Dr. Gerald Msukwa was early to the operating room on Wednesday. The ophthalmologist was preparing to perform an eye surgery in a hospital in Malawi, only this time the operation is special — it’s going to be broadcast online.
The surgery is for a 69-year-old man who has been blind for two years after developing cataracts, a leading cause for blindness worldwide. The disease can be inborn or linked to other ailments like diabetes or onchocerciasis (river blindness), but the majority of people at risk of getting cataracts are simply adults over 40 years old.
“I always compare it to the way we get gray hair as we grow older,” Msukwa told Devex before the operation. “The lens of the eyes becomes less clear so you can’t see.”
The operation, webcast live over the Google Hangout platform, is set to kick-start a new initiative by Sightsavers to restore vision for 1 million people suffering from the disease in developing countries. The nongovernmental organization hopes to raise 30 million pounds ($38.5 million) for the initiative through the U.K. Aid Match fund, under which the U.K. Department for International Development will match the fund raised by the NGO.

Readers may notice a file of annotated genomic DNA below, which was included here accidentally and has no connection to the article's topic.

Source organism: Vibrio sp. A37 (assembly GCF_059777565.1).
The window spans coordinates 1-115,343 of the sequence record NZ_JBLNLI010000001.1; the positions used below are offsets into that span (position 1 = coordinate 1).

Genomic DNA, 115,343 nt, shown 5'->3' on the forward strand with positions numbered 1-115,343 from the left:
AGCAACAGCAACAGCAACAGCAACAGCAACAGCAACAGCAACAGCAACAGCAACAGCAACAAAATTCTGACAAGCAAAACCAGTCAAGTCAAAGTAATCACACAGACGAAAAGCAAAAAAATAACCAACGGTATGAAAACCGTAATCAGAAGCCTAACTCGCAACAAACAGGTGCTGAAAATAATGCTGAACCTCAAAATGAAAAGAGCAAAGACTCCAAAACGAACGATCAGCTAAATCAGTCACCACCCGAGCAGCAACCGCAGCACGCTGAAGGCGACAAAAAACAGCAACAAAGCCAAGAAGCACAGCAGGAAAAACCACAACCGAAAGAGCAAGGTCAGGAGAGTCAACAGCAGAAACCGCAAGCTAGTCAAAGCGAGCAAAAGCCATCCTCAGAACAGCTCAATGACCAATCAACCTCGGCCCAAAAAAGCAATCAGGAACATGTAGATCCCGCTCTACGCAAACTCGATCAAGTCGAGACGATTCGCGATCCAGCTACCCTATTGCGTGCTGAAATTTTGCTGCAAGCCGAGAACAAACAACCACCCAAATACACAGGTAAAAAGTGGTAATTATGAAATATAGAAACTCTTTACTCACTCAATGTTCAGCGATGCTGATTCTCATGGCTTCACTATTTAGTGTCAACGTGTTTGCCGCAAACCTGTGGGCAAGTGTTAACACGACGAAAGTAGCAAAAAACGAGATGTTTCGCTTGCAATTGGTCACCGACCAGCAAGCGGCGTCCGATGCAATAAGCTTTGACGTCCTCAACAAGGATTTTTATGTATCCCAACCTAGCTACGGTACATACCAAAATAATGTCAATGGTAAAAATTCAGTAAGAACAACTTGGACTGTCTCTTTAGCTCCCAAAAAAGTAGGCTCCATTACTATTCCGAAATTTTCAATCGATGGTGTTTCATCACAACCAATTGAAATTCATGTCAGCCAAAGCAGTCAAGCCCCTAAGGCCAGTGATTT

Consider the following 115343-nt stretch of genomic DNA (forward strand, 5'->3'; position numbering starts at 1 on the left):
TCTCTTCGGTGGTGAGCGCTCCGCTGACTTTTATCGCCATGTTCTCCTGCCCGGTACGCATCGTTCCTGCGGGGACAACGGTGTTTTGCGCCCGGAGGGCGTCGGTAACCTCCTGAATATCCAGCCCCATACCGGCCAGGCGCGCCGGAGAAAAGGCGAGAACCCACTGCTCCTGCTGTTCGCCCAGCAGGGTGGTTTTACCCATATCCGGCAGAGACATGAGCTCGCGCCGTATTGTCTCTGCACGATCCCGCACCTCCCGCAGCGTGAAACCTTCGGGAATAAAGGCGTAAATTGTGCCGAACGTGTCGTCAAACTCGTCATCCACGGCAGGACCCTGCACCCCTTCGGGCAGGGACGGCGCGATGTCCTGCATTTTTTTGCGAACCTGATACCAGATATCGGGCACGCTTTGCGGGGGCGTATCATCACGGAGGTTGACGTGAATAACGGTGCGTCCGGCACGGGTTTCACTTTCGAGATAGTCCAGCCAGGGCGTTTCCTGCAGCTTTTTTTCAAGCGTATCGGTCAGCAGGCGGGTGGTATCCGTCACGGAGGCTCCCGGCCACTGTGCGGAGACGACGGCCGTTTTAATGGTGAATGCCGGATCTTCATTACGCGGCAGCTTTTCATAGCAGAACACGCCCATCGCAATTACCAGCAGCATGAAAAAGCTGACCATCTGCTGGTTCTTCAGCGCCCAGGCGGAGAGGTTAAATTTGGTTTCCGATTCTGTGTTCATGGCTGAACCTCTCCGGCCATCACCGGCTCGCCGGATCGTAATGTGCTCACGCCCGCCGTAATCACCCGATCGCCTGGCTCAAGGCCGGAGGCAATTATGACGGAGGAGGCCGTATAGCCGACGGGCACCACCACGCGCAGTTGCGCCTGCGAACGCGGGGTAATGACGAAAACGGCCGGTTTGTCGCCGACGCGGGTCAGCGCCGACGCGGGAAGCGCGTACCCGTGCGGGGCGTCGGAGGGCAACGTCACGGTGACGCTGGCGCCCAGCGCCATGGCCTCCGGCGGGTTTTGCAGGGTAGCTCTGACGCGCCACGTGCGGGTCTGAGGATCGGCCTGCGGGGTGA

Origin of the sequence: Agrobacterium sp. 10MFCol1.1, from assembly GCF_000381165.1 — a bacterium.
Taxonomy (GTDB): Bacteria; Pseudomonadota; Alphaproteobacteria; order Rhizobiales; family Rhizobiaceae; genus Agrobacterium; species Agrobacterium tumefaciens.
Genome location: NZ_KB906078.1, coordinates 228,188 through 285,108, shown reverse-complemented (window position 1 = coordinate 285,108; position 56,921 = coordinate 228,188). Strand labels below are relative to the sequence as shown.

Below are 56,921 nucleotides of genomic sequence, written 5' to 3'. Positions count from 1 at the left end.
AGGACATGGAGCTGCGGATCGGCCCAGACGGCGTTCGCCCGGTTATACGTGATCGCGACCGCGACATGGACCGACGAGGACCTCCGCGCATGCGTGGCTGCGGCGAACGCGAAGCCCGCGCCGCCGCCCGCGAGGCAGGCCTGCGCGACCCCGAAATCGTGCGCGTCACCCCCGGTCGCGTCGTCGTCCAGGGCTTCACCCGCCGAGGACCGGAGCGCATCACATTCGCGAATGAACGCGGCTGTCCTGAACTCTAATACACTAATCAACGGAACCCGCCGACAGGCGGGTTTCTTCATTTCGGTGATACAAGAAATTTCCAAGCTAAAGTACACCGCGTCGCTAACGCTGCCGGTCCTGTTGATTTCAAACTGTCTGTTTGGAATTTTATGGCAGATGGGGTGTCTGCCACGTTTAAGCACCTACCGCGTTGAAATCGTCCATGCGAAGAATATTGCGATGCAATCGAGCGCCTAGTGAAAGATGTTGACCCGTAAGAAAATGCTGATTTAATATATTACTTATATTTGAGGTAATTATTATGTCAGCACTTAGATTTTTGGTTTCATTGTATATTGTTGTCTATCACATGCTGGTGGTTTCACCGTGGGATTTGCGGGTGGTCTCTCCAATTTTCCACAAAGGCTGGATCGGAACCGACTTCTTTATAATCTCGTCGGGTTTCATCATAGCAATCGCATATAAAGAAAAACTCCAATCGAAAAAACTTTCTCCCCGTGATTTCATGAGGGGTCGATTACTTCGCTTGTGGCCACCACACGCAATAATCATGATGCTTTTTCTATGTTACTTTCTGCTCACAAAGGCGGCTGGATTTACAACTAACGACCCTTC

Each surgery is projected to cost 30 pounds, and Msukwa hopes this would include transportation costs for those living in the far-flung rural areas that have no access to a nearby well-equipped clinic, and also address other potential barriers to getting people for treatment, which is one of the most common operations performed worldwide.
The doctor explained that getting the information out — that people can get treatment for the disease for free and an operation at an affordable price — is already a challenge in itself.
“Even if you have information, [maybe] you are so poor that you can’t afford to travel distances to get to a place where you can get an operation,” Msukwa said, adding that roads in most rural areas in Malawi are not paved and hard to access.
Of the estimated 39 million blind people worldwide, over half — 51 percent — lost their vision due to cataracts, according to the latest available data from the World Health Organization. Although it can’t be prevented, the disease is treatable in almost all cases.
It’s unclear how Sightsavers and its partners plan to identify who will get the treatment by the time the initiative is implemented, but Msukwa anticipates the priority will be blind people living in remote areas who can’t afford the operation by themselves.
Other implementation issues — such as how they get a patient to a proper facility for surgery — will be discussed later on.
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